The annual State of IT report from our sister site, Spiceworks Ziff Davis (SWZD), is one of the best snapshots of what IT professionals can expect in the coming year. It covers everything from all the most popular technologies their CIO might be grilling them about to how most IT organizations will be allocating their budget funds.
The survey ran in July 2021 and collected responses from 1,145 IT buyers across Europe and North America. SWZD also hit the Asia Pacific (APAC) and Latin American (LATAM) regions, but it will be reporting that data separately.
As you’d expect, one key finding of the study is that the pandemic continues to stomp on-premises spending while giving cloud services a significant budget boost.
That’s not to say hardware spending will disappear. It’s still the most popular IT budget driver at 30% but its year over year (YoY) trend has fallen from 33% in 2020 to its current percentage. Meanwhile, the same time slice has cloud services rising from 22% to 26% and managed services jumping from 15% to 17%. And those numbers can change depending on the size of the organization. For example, enterprise-size companies are expected to spend up to 21% on managed services in 2022, while small and midsize businesses (SMBs) are expected to spend only 14%.
A very interesting trend is that IT departments will also have more money in 2022, which is again likely because the pandemic is forcing them to restructure to remote IT management. In 2020, 44% of companies saw an increase in their IT budgets, but that’s jumped considerably for this report to an average of 53%. The extra money seems to be coming from some much-needed revenue optimism, with 67% of US businesses (and 57% of European companies) expecting revenue to increase in 2022. Conversely, only 11% of European companies (and 6% in the US) expect a revenue decrease.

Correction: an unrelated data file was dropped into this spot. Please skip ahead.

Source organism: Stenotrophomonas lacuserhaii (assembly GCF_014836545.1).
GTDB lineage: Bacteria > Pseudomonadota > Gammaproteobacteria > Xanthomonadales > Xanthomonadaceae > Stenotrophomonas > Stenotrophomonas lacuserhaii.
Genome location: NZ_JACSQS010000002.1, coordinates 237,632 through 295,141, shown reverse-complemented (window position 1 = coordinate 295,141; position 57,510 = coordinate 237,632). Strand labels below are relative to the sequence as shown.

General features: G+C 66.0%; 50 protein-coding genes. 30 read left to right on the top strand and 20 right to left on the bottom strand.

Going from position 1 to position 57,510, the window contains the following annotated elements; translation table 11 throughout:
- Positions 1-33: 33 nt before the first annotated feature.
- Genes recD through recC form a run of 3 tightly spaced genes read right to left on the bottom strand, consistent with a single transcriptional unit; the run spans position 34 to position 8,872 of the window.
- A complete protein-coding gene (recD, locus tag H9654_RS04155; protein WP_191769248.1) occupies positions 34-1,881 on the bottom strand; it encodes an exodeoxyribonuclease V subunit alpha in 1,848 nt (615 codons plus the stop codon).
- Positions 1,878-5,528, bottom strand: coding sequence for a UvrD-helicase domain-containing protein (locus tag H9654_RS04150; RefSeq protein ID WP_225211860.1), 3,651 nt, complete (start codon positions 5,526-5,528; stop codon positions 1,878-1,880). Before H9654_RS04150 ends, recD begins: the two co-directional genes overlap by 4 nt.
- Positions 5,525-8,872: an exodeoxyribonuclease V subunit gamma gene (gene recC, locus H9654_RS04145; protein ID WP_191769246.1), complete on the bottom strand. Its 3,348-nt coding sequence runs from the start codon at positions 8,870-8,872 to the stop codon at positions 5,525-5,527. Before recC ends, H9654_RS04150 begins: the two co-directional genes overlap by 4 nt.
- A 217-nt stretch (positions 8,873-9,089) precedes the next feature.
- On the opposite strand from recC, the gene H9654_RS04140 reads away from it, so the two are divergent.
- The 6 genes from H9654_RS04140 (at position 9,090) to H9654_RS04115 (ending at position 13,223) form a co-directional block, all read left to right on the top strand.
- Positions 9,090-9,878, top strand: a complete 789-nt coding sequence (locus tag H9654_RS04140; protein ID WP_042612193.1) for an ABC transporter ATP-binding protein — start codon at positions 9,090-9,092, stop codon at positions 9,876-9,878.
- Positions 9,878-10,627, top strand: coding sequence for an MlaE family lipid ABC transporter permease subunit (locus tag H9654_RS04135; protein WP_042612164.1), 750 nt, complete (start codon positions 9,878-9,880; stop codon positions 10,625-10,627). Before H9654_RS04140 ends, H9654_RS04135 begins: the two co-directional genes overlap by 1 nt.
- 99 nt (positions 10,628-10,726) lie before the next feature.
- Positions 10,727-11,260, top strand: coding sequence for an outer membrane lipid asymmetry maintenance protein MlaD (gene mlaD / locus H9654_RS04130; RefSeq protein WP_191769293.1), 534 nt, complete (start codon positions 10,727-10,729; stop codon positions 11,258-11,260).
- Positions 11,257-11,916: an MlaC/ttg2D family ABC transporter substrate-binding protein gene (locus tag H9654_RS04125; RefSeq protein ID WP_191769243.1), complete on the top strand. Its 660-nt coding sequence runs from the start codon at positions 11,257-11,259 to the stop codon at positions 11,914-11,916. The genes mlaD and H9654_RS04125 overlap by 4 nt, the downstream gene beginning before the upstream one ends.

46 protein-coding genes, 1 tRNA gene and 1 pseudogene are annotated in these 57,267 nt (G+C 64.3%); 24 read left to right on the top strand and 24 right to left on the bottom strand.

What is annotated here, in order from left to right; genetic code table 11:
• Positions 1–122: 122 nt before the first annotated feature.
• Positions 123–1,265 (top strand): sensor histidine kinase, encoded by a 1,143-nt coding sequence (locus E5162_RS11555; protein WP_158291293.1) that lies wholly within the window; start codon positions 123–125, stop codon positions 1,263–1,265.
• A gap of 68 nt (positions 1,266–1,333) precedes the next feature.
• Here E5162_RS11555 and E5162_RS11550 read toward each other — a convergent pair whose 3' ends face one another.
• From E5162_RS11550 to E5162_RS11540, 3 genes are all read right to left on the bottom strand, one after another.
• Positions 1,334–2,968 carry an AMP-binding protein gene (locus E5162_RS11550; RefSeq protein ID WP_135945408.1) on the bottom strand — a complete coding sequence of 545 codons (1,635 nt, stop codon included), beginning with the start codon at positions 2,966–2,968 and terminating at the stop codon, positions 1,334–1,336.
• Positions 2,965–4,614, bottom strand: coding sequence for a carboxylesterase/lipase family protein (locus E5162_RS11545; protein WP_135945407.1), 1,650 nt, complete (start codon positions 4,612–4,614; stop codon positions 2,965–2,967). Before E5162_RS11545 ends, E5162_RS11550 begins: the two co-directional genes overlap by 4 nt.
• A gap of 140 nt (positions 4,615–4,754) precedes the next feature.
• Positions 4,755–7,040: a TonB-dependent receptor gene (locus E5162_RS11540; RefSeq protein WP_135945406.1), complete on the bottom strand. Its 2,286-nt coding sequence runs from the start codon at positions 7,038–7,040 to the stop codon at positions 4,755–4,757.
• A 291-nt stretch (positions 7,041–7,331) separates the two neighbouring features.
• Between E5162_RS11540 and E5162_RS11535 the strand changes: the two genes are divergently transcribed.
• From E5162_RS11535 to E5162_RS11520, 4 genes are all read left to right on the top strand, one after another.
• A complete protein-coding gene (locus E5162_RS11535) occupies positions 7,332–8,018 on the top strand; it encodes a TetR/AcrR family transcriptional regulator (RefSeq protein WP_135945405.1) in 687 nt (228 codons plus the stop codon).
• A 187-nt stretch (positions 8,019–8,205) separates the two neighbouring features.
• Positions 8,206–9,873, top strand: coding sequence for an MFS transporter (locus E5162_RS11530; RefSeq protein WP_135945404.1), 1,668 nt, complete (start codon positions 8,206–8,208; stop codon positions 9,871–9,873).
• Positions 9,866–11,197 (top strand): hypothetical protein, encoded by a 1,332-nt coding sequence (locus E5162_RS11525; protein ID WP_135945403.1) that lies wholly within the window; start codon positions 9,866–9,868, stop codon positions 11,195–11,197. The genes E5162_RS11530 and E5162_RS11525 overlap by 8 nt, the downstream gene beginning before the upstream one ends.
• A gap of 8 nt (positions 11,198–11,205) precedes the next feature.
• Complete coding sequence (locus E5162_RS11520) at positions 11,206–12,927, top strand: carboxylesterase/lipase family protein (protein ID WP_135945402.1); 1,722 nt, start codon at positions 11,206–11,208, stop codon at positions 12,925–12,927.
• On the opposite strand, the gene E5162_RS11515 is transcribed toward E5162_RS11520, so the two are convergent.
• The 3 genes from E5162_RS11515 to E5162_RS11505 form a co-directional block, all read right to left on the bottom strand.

What’s driving all that additional spend? Last year, the report would have shown a need to modernized out-of-date technology. But while that’s still a key driver, it fell to second place this year, with 47% of respondents claiming this as their primary driver. What took its place is a jump in supporting new IT projects, which came in at 49%. Once again, this is probably another COVID-19 factor, since it encompasses the need to combine hybrid work and cloud-service architectures.
The pandemic continues to be a budget driver in general, with more than a third of companies saying their IT budgets are getting this new infusion for reasons that in some way relate to COVID-19. That includes new tech adoption trends, which the report shows are finally starting to rebound from a stagnant state in 2020. Desktop as a service (DaaS) is a great example with almost no respondents citing it as an upcoming IT project in 2020 compared with an eye-opening 51% in 2022. 5G technology has also seen a prioritization boost, going from 38% in 2020 to 44% in 2022, though this might also be because there are simply more 5G service available now.
The most re-prioritized IT technology for 2022 is IT automation. This was at 70% in 2020 and then dropped to just 61% in 2021, but it’s now back up to 71% for 2022. Internet of Things (IoT) projects have also made a nice recovery. From their fall to 47% in 2021, they’re back up to their 2020 numbers with 54% of companies saying they’ll be renewing these efforts in 2022.
The State of IT report also tracks changes in IT hiring and career opportunities. These have shifted dramatically during the pandemic, with 61% of enterprises saying they’re looking to hire more staff in 2022, while 30% of SMBs say the same. Remote work plays a big role here, too, with 27% of IT professionals saying they’re still working from home on a temporary basis, while 11% say that switch is now permanent for them. Finally, keep a close eye on your IT staff next year as 17% of IT pros also said they’d be looking for a new job while 14% said they’d already accepted one.
This is only a small snapshot of key trends shown in SWZD’s 2022 report, so if you want even more insight, you can download it for free.